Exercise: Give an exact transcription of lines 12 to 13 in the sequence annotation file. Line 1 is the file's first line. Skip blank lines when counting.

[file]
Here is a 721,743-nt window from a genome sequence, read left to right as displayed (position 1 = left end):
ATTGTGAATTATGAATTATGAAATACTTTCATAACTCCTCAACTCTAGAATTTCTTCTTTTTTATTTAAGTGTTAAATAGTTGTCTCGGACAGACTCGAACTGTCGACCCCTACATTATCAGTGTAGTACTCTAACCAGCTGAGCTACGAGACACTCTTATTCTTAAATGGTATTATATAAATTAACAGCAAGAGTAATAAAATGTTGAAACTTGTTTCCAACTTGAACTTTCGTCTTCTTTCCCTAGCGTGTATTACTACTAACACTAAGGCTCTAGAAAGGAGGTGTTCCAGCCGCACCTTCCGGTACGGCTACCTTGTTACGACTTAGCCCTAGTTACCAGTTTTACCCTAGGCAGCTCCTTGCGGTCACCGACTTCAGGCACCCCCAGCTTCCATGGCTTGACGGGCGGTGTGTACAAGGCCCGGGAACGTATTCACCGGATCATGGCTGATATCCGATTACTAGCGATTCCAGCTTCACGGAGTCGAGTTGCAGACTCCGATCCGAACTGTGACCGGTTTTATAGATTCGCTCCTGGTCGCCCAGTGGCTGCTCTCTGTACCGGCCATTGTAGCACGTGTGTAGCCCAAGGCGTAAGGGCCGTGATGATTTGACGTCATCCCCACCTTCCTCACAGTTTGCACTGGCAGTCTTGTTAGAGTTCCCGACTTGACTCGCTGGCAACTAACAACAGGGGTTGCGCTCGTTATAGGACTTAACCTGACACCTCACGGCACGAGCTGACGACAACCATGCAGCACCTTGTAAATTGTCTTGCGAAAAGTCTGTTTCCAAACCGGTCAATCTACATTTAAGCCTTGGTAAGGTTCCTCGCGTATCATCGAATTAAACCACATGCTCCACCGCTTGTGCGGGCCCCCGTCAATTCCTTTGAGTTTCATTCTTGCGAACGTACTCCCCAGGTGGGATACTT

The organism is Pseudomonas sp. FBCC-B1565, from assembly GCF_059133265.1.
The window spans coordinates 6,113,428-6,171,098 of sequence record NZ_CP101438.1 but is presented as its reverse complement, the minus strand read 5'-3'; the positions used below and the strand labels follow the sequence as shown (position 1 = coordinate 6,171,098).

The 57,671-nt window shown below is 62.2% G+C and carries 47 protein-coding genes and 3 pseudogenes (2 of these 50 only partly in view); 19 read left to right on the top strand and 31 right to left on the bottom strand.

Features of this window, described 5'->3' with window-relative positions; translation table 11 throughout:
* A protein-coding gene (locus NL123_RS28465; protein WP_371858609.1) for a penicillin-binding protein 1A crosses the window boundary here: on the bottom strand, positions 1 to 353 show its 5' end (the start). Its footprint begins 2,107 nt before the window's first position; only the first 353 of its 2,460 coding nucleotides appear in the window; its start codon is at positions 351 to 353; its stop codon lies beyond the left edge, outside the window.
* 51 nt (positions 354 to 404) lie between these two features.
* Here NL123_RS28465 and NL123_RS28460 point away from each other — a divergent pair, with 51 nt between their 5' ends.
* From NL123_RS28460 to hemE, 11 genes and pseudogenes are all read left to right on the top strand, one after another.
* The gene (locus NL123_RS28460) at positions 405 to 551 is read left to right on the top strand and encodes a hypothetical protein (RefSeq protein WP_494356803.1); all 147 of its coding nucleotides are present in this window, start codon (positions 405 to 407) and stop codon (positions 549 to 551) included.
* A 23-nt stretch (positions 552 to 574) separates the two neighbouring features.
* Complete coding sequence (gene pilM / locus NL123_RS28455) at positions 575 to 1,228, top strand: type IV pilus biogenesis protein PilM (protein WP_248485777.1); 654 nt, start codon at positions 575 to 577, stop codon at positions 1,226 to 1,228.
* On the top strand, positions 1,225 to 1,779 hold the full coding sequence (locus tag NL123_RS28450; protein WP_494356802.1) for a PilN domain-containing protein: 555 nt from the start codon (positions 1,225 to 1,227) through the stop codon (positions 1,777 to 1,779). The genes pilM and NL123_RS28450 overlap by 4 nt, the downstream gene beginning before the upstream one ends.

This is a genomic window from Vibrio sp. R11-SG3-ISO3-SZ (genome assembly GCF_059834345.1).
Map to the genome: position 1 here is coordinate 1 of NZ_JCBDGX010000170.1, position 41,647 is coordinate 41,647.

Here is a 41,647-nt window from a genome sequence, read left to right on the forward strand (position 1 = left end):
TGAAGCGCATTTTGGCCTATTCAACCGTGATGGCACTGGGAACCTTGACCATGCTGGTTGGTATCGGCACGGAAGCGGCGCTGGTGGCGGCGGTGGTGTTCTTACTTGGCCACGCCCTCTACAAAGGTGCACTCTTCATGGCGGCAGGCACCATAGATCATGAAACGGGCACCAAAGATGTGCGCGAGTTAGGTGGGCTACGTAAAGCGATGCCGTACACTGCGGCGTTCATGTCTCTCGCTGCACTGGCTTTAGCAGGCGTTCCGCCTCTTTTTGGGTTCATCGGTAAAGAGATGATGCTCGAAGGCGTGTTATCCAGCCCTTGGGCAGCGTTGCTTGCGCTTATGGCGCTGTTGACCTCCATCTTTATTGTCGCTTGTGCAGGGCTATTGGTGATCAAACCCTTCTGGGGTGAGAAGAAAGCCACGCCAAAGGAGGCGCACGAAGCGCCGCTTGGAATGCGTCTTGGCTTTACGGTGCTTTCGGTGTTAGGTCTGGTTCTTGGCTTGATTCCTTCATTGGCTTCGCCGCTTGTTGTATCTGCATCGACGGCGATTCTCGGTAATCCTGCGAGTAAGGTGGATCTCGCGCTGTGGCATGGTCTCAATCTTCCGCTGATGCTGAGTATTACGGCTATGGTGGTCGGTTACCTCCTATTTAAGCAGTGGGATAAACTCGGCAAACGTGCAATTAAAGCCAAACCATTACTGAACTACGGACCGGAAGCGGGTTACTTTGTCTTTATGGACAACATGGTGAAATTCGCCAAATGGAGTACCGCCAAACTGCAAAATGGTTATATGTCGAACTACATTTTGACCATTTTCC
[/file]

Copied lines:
* A 23-nt stretch (positions 552 to 574) separates the two neighbouring features.
* Complete coding sequence (gene pilM / locus NL123_RS28455) at positions 575 to 1,228, top strand: type IV pilus biogenesis protein PilM (protein WP_248485777.1); 654 nt, start codon at positions 575 to 577, stop codon at positions 1,226 to 1,228.